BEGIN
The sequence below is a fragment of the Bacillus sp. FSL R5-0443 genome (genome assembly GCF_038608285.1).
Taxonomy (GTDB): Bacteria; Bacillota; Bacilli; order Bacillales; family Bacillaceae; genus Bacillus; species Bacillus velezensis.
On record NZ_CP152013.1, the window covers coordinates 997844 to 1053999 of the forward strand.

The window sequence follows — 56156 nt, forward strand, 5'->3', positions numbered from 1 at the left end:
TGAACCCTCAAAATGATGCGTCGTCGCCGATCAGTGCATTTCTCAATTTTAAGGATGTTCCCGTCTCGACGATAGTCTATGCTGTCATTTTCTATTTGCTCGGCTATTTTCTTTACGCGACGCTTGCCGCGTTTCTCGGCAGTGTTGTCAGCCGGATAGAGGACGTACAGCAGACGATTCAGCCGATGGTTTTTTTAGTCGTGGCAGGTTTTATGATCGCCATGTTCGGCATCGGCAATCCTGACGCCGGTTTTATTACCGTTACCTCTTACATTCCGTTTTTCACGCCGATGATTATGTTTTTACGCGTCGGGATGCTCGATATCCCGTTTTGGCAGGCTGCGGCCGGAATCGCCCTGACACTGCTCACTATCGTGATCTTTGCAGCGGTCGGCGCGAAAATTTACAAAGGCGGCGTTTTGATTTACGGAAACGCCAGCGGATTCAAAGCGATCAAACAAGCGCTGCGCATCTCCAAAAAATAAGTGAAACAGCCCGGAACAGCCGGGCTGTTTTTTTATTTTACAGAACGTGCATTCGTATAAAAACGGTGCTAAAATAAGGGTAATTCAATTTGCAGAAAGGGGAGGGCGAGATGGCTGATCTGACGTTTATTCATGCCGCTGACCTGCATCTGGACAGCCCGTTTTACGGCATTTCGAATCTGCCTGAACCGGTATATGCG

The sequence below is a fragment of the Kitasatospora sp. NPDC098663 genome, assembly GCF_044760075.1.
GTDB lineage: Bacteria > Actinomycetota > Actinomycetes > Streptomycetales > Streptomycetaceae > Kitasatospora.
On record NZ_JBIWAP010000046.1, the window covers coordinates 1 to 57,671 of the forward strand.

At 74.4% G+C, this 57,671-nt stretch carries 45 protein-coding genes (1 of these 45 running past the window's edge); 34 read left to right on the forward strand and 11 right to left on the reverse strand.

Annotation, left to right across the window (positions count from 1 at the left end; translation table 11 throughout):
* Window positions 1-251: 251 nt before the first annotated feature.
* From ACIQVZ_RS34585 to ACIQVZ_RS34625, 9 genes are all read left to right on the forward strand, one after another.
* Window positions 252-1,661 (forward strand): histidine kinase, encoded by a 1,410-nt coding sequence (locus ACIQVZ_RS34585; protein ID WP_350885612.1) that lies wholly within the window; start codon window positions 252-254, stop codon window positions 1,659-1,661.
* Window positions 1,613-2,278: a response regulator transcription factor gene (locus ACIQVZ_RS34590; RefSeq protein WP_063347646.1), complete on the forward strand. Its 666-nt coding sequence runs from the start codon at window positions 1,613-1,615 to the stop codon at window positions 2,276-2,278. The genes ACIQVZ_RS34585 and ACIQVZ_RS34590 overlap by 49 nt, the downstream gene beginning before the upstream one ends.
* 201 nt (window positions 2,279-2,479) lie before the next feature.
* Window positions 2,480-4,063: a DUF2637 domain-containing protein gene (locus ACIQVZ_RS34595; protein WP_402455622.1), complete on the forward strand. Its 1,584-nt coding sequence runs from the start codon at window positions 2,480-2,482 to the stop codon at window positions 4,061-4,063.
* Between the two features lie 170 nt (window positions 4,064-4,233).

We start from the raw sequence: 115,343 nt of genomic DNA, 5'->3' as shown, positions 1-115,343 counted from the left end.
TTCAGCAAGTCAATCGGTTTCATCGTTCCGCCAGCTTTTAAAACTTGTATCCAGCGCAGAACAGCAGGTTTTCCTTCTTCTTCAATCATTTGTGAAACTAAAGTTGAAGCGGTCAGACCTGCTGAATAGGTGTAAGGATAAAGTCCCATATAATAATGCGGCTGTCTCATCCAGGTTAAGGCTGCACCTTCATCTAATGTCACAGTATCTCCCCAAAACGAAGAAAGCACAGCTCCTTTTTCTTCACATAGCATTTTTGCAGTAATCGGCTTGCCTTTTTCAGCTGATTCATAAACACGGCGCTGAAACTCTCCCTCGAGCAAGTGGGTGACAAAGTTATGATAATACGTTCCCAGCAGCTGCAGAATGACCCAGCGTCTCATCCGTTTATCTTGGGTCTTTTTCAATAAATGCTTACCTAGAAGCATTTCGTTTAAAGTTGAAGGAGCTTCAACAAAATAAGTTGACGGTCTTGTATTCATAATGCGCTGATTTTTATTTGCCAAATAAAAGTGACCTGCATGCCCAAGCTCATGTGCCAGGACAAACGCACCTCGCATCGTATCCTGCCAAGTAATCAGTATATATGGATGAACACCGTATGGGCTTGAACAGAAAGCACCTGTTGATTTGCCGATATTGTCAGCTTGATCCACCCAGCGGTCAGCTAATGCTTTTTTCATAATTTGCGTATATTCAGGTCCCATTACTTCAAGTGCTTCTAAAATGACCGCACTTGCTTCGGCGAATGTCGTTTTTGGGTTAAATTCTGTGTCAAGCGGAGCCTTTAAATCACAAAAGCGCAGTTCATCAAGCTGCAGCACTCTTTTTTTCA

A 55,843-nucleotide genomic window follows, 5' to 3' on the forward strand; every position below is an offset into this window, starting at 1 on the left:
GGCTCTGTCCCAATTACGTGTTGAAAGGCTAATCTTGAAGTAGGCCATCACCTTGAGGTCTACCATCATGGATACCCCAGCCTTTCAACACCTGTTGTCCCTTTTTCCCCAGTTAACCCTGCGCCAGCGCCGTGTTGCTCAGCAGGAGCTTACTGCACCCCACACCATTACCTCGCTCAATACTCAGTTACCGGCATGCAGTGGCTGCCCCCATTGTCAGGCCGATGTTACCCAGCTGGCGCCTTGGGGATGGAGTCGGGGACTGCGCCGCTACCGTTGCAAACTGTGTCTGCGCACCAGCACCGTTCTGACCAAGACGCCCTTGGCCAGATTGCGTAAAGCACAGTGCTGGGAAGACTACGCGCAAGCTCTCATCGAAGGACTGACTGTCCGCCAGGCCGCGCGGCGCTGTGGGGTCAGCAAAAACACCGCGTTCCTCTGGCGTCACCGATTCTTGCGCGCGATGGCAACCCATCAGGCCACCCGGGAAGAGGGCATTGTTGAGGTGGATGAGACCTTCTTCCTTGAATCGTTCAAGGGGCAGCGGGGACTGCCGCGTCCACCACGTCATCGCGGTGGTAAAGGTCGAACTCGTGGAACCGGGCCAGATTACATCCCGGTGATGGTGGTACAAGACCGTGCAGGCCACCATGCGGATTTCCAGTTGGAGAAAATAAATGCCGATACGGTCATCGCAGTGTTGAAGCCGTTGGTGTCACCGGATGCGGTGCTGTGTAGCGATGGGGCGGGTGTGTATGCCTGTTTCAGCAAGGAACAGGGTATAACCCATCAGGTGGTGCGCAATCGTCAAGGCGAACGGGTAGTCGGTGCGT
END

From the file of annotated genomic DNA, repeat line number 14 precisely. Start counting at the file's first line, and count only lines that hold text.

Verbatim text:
* Window positions 1,613-2,278: a response regulator transcription factor gene (locus ACIQVZ_RS34590; RefSeq protein WP_063347646.1), complete on the forward strand. Its 666-nt coding sequence runs from the start codon at window positions 1,613-1,615 to the stop codon at window positions 2,276-2,278. The genes ACIQVZ_RS34585 and ACIQVZ_RS34590 overlap by 49 nt, the downstream gene beginning before the upstream one ends.